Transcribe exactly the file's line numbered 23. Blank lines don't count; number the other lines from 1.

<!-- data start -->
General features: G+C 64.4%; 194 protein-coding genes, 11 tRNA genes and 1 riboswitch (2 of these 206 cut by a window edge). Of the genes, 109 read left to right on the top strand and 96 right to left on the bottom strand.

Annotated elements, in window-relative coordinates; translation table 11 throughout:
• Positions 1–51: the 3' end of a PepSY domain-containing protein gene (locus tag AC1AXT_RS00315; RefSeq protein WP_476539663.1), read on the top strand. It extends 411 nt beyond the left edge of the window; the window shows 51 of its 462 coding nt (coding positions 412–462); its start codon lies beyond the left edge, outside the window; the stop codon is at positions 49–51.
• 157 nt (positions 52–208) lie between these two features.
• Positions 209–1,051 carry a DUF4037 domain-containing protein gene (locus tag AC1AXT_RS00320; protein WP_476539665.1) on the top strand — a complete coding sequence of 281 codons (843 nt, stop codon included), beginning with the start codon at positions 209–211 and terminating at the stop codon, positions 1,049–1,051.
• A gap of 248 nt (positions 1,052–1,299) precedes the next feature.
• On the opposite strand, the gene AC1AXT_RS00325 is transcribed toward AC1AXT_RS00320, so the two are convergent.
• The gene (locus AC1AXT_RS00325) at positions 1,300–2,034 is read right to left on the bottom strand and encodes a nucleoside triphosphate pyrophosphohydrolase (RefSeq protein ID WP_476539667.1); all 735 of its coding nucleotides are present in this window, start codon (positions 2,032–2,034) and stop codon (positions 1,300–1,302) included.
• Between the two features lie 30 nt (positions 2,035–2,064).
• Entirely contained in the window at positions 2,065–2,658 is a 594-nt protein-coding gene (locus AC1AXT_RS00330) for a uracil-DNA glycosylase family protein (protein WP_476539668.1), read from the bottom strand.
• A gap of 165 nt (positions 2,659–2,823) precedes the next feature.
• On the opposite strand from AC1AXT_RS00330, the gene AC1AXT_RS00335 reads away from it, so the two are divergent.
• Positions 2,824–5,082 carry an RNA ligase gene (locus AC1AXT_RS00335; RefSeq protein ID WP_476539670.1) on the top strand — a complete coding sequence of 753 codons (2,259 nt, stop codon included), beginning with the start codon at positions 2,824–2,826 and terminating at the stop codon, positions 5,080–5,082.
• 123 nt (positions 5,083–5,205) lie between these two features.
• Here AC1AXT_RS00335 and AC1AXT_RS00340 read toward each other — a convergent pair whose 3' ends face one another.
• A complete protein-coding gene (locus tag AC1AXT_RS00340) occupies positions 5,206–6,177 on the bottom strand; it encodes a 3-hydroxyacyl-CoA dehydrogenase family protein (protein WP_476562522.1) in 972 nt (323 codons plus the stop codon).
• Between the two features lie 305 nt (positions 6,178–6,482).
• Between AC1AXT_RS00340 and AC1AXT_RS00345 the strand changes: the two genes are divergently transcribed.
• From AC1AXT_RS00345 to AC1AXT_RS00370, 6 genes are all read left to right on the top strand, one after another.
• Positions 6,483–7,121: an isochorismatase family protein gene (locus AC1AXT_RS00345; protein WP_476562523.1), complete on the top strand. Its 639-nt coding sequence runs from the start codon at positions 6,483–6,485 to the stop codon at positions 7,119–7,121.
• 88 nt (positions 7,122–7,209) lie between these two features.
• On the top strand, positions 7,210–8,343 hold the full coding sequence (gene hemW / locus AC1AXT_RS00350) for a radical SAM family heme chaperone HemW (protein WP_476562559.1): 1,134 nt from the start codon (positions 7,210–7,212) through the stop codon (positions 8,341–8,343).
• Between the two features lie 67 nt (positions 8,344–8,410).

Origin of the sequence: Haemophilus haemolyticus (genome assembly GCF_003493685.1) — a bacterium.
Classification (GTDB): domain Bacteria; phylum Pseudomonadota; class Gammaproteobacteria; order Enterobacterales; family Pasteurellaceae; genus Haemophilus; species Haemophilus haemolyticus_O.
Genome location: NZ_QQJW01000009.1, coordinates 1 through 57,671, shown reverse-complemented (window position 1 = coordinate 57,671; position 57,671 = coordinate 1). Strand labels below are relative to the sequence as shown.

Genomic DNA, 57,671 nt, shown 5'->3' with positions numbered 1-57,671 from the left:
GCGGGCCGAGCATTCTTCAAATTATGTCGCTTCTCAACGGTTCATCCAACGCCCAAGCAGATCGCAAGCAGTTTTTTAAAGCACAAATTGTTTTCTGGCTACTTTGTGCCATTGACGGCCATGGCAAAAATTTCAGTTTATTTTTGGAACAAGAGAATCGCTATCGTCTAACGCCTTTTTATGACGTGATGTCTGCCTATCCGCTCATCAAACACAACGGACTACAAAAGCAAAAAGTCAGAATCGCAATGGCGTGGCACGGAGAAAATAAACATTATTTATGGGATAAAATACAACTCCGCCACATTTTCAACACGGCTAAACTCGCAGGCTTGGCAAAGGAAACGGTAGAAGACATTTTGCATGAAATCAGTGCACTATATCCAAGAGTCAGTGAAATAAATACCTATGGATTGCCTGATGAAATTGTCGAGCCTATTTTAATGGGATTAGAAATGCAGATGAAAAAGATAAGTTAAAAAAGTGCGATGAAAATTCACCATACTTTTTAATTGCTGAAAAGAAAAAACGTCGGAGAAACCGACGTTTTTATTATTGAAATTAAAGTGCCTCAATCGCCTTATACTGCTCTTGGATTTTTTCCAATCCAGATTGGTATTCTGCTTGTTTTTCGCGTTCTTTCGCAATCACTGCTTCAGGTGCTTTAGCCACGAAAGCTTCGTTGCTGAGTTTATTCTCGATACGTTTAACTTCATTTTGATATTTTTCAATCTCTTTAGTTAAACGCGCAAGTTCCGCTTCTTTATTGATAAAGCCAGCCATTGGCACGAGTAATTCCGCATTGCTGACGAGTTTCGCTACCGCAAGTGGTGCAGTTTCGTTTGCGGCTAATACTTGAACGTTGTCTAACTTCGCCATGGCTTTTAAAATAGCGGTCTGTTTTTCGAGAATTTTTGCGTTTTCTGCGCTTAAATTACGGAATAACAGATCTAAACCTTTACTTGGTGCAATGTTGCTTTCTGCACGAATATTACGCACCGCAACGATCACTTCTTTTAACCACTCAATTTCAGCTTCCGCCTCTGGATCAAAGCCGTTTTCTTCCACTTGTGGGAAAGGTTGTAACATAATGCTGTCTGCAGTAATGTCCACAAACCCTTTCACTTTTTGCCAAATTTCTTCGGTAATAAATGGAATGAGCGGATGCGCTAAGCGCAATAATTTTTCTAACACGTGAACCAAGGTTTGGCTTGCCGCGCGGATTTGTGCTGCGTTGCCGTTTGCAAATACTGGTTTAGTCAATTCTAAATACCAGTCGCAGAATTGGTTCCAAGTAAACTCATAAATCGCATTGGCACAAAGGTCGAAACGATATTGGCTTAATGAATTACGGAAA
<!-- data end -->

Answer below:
• Between the two features lie 67 nt (positions 8,344–8,410).